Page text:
Impact of COVID19 in Urban Cities: Urban areas are at the epicentre of the pandemic, accounting for an estimated 90 per cent of cases. Urban density does not inevitably correlate with higher virus transmission. Cities are largely vulnerable as a result of choices about how they are organized and how people live, work and travel in and around them.
The pandemic has exposed deep inequalities in how people live in cities, and how cities serve their residents. The already vulnerable have suffered most. 24% of the world’s urban population live in slums.Less than half the global population can access open public spaces within 400 metres’ walking distance of their homes.
COVID-19 shutdown measures have had economic impacts far beyond city boundaries as urban economies account for 80% of global GDP.
Air pollution and greenhouse gas emissions have fallen sharply. Evidence suggests poor air quality is correlated with higher COVID-19 mortality rates. But environmental gains could be temporary if cities reopen without policies to prevent air pollution and promote de-carbonization.
Cities are hubs of resilience and human ingenuity. This crisis has shown city dwellers at their best, demonstrating extraordinary solidarity and adapting overnight to new ways of working and functioning.
Many local governments have created new or safer bike lanes and pedestrian zones.
The pandemic is accelerating trends such as digitalization, shifts to remote work, and virtual delivery of essential services.
The recovery is an opportunity to rethink urban living to address the climate crisis and adapt to the reality of this and future pandemics.
1. The response should tackle the inequalities and long-term development deficits that have been exposed and made marginalized groups particularly vulnerable.
– Investing in disaggregated data to better understand inequalities.
– Guaranteeing safe shelter for everyone. Significant investments in affordable housing and slum upgrading can ensure everyone has access to shelter that facilitates physical and mental health.
– Ensuring uninterrupted access to essential public services for all.
– Guaranteeing equitable access to health supplies and resources and supporting the poor and other vulnerable groups with free or low-cost access to face masks, testing and treatment. Once available, it will be important to ensure equitable access to a COVID-19 vaccine.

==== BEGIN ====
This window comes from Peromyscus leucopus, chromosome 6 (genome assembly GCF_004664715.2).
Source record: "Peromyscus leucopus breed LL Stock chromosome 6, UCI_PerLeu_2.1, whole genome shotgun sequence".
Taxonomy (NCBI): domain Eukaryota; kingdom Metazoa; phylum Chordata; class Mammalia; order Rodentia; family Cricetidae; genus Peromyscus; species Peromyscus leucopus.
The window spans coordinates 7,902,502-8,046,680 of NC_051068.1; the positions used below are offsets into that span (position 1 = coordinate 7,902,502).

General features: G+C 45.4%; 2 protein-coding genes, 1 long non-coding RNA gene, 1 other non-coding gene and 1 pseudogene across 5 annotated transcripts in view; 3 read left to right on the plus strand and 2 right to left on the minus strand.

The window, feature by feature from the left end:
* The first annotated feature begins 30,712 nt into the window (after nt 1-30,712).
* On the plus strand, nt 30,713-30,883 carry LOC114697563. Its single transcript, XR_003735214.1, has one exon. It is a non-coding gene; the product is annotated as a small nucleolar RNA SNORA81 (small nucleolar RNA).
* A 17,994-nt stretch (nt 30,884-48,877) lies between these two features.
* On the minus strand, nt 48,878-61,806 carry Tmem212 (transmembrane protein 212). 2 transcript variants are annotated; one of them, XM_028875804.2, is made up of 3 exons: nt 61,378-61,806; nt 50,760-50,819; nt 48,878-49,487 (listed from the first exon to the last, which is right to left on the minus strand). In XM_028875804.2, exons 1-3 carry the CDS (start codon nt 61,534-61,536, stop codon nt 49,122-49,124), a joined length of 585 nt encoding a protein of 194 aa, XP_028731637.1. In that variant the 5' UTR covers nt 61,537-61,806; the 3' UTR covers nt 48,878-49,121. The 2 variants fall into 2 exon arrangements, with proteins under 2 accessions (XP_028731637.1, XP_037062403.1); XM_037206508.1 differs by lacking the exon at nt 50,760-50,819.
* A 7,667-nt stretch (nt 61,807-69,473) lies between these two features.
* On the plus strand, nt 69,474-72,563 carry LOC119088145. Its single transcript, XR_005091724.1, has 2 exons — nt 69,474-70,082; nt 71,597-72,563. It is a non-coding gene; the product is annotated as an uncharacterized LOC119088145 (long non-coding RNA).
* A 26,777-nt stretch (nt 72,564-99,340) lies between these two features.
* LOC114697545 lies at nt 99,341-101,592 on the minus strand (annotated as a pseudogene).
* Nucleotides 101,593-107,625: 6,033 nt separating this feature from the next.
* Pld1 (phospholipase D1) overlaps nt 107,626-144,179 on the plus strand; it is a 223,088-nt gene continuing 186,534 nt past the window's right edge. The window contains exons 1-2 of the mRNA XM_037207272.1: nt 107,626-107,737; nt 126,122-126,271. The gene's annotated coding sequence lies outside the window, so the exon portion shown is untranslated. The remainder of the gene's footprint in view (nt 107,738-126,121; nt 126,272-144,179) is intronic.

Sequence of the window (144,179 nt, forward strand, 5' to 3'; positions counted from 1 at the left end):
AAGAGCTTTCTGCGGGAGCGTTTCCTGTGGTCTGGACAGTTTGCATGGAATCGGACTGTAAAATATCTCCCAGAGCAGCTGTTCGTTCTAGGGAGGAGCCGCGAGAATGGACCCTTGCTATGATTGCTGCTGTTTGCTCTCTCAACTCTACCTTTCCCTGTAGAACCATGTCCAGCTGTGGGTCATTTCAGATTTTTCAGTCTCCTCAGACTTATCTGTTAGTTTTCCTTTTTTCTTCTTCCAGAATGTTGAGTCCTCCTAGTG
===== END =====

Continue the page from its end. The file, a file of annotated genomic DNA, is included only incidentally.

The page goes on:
– Engaging marginalized communities as partners in response efforts.
– Embracing diversity and strengthening social cohesion.
2. Capacities of local governments should be strengthened to avoid disruptions to essential public services and to effectively steer sustainable development.
– Deepening collaboration across government to facilitate coordinated recovery efforts.
– Exploring options to support local government budgetary capacities.
– Promoting accountability and transparency regarding COVID-19 policies and their alignment with the Sustainable Development Goals (SDGs).
– Designing communications campaigns that build public trust and reach all urban communities.
– Avoiding disruptions of essential public services.
3. As cities implement innovative measures, it is becoming clear that pursuing a resilient, inclusive, gender-equal and green economic recovery is not only possible — but indispensable to achieving the SDGs.
– Supporting local businesses and workers in responding to the pandemic.
– Implementing participatory, tailored strategies for local economic development.
– Future-proofing cities by investing in sectors with potential for high ecological and digital transformation and job creation.
– Recognizing compact cities are healthier for planet and people, particularly when there is adequate housing and public green space for all.
– Developing and implementing data-driven resilience plans to improve preparedness for disasters.
– Investing significantly in the care economy.
See Policy Document here: http://www.un.org.za/wp-content/uploads/2020/07/SG-Policy-brief-COVID-Urban-World-July-2020.pdf